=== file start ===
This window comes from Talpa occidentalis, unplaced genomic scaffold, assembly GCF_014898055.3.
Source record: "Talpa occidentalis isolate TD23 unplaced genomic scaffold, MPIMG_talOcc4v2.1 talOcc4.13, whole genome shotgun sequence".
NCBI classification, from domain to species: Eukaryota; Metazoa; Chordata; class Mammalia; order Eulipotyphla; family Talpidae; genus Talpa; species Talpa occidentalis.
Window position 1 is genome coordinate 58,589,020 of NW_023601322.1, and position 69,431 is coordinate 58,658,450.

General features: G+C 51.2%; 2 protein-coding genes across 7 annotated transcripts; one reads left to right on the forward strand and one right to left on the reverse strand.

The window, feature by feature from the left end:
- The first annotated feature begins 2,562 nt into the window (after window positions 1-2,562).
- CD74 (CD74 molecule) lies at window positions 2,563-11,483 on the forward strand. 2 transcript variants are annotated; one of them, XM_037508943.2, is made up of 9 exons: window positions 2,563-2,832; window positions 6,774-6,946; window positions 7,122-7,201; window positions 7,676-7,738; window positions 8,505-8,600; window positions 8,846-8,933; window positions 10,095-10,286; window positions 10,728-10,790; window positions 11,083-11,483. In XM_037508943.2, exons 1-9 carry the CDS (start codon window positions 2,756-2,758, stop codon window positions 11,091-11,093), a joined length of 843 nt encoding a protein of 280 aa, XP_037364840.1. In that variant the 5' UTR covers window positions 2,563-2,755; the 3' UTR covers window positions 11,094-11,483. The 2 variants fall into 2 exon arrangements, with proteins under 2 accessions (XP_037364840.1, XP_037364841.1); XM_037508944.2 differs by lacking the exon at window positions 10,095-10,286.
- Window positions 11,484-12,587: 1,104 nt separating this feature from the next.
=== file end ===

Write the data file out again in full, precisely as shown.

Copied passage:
This window comes from Talpa occidentalis, unplaced genomic scaffold, assembly GCF_014898055.3.
Source record: "Talpa occidentalis isolate TD23 unplaced genomic scaffold, MPIMG_talOcc4v2.1 talOcc4.13, whole genome shotgun sequence".
NCBI classification, from domain to species: Eukaryota; Metazoa; Chordata; class Mammalia; order Eulipotyphla; family Talpidae; genus Talpa; species Talpa occidentalis.
Window position 1 is genome coordinate 58,589,020 of NW_023601322.1, and position 69,431 is coordinate 58,658,450.

General features: G+C 51.2%; 2 protein-coding genes across 7 annotated transcripts; one reads left to right on the forward strand and one right to left on the reverse strand.

The window, feature by feature from the left end:
- The first annotated feature begins 2,562 nt into the window (after window positions 1-2,562).
- CD74 (CD74 molecule) lies at window positions 2,563-11,483 on the forward strand. 2 transcript variants are annotated; one of them, XM_037508943.2, is made up of 9 exons: window positions 2,563-2,832; window positions 6,774-6,946; window positions 7,122-7,201; window positions 7,676-7,738; window positions 8,505-8,600; window positions 8,846-8,933; window positions 10,095-10,286; window positions 10,728-10,790; window positions 11,083-11,483. In XM_037508943.2, exons 1-9 carry the CDS (start codon window positions 2,756-2,758, stop codon window positions 11,091-11,093), a joined length of 843 nt encoding a protein of 280 aa, XP_037364840.1. In that variant the 5' UTR covers window positions 2,563-2,755; the 3' UTR covers window positions 11,094-11,483. The 2 variants fall into 2 exon arrangements, with proteins under 2 accessions (XP_037364840.1, XP_037364841.1); XM_037508944.2 differs by lacking the exon at window positions 10,095-10,286.
- Window positions 11,484-12,587: 1,104 nt separating this feature from the next.